Frank Sargeson 1903–1982
New Zealand novelist, short story writer, nonfiction writer, and dramatist.
Sargeson's fiction focuses on alienation and isolation among New Zealand's lower classes. His characters are often uneducated, inarticulate, and frustrated male drifters and deviants who cannot conform to the standards and expectations of society. Many of his protagonists seek comfort in "mateship," a relationship in which they are dependent upon other men for support and affection. Sargeson usually portrays his heterosexual characters as discontented, having found females to be either insensitive or inconsequential. Sargeson's works that concern homosexuality include the highly acclaimed long story "That Summer" (1943) and the novellas "A Game of Hide and Seek" and "I for One," collected with the title story in Man of England Now (1972). Other works which promote the idea of male primacy are the narcissistic tales of Michael Newhouse, a latter-day Casanova recounted in Memoirs of a Peon (1965), and Joy of the Worm (1969), a novel in which the Reverend James Bohun and his son Jeremy discard a succession of submissive women in order to reserve their true admiration for themselves.
Sargeson began to comment on society in the stories of his first collection, Conversation with My Uncle and Other Sketches (1936), which are restricted in their focus upon certain people in certain circumstances. Later, though Sargeson continued his social criticism, his tone and approach became more relaxed. He began to inject humor and tolerance into his work and, though he continued to use New Zealand life as its basis he began to broaden his themes. Among the more prominent themes in Sargeson's fiction is the individual's search for freedom in a repressive, puritanical society. Sargeson's own renunciation of unnatural, guilt-producing tenets is reflected in his autobiographical novel When the Wind Blows (1945) and its sequel, I Saw in My Dream (1949). Repression often finds an outlet in violence, as in the short story "Sale Day" and in the novel The Hangover (1967), in which the protagonist cannot reconcile with reality the messages of inflexible Puritan ideology.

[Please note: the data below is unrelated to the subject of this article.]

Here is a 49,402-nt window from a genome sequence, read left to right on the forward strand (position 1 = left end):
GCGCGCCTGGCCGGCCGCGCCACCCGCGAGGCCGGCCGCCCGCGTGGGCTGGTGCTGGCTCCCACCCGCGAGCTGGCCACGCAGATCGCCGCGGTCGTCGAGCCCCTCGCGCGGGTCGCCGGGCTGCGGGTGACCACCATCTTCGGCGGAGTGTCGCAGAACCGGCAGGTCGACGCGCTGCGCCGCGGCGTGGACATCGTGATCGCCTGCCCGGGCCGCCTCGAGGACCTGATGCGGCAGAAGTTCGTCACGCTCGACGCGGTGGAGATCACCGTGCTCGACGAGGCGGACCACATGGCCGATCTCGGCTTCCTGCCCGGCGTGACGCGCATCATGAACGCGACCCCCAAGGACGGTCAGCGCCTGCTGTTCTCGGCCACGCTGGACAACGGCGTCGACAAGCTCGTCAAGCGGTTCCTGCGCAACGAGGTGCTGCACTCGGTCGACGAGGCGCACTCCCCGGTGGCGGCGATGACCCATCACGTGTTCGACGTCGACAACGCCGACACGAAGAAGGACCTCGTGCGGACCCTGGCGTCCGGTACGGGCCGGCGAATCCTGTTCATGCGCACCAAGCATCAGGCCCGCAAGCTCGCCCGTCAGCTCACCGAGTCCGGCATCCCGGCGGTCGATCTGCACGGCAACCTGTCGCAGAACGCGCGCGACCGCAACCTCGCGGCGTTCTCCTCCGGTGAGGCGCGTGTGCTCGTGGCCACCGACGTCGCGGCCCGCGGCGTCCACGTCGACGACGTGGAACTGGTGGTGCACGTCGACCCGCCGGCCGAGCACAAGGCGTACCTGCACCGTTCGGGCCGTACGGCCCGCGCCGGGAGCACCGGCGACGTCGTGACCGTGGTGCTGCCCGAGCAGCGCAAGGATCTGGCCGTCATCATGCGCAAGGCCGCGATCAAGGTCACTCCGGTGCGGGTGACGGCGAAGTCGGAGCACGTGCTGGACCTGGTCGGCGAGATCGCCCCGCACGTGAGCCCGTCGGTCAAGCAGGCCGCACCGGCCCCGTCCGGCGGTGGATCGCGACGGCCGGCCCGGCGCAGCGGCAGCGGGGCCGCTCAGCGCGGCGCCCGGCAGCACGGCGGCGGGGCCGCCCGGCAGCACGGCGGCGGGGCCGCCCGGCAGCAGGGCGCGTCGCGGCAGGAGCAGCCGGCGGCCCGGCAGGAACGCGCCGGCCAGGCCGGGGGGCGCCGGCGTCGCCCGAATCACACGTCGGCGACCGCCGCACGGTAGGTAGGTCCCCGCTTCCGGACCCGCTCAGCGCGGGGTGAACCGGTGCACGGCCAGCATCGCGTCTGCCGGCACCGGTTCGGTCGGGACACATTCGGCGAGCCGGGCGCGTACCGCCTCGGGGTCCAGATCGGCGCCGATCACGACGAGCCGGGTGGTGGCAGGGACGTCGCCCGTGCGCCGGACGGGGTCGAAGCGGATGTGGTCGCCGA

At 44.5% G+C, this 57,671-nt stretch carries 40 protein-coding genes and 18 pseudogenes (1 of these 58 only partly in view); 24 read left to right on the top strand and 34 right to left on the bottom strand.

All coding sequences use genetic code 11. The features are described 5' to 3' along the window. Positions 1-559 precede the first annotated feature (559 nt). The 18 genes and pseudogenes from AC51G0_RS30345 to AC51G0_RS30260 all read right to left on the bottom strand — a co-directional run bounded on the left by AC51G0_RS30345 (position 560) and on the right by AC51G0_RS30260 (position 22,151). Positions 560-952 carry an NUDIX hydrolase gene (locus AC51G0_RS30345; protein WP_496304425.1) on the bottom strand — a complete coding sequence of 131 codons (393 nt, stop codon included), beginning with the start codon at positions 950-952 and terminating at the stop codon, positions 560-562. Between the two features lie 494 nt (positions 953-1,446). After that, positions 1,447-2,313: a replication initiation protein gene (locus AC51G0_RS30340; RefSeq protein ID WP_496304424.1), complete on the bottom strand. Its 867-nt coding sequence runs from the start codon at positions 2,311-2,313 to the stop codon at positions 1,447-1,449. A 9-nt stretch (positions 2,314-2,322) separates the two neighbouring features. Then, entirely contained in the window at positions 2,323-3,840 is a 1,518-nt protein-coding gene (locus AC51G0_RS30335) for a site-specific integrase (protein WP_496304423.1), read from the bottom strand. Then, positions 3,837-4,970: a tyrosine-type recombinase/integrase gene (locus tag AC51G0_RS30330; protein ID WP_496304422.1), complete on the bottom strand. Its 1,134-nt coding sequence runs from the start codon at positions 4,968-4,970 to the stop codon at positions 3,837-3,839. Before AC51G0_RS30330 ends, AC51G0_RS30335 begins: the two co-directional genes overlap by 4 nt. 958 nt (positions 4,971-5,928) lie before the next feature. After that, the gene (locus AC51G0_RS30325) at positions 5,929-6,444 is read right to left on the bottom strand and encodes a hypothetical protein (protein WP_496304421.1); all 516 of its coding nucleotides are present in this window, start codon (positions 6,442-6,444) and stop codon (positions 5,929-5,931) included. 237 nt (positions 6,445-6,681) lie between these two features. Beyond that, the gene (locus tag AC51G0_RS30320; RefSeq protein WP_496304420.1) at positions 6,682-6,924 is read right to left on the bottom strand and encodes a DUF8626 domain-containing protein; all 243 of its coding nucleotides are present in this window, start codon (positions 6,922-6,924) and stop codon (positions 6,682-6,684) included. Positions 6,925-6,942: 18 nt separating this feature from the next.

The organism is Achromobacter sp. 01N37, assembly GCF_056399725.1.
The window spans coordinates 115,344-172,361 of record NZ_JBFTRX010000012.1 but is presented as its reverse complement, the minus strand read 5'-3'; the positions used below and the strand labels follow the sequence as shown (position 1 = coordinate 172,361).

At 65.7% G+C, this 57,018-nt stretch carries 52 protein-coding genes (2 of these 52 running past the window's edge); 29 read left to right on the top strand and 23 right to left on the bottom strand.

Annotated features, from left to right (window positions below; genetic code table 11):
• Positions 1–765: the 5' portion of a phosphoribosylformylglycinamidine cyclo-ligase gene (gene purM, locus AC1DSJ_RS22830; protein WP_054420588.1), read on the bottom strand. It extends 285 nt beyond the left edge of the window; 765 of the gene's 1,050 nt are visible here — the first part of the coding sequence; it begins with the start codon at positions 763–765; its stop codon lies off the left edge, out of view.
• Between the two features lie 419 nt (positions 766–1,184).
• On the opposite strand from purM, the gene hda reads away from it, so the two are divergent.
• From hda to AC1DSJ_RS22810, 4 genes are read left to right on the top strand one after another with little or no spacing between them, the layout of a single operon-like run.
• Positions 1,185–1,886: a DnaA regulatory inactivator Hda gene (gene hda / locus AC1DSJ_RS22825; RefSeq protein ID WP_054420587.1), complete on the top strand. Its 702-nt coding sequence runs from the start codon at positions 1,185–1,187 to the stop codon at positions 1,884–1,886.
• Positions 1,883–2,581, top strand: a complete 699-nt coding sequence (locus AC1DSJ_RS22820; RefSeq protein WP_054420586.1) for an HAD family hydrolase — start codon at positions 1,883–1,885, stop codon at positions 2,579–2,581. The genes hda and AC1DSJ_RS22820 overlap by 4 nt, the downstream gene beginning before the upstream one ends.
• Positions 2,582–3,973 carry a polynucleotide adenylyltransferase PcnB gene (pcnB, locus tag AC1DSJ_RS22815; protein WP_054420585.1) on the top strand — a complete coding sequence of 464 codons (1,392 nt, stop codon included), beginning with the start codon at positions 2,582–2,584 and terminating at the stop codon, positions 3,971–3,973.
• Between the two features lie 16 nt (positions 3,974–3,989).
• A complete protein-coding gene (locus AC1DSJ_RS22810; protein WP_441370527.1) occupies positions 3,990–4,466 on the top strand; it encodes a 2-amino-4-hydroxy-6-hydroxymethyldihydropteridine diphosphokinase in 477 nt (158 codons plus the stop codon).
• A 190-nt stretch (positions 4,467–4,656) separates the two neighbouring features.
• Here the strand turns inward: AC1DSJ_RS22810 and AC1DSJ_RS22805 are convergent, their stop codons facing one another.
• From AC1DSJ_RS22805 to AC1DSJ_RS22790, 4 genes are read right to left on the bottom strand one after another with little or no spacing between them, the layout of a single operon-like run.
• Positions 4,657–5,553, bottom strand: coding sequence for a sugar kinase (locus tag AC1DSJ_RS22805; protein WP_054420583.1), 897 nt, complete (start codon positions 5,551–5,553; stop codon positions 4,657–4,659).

Because of the inability of his narrators to express themselves in any but elementary terms, Sargeson's stories are sometimes limited in character development, point of view, and language. Many of them are episodic or anecdotal; as a result, much commentary has been devoted to the brevity of Sargeson's work. Most critics consider his writing to be exceptionally realistic, in part because of his ability to assume "masks," or the personae of his narrators. Many caution that his is still an artistic interpretation, however, and should not be taken as representative of the people and conditions in New Zealand.
In addition to his stories and novels, Sargeson also wrote two plays, A Time for Sowing (1961) and The Cradle and the Egg (1962), and three highly praised volumes of memoirs: Once Is Enough (1972), More than Enough (1975), and Never Enough! (1977).
(See also Contemporary Authors, Vols. 25-28, rev. ed., Vol. 106 [obituary].)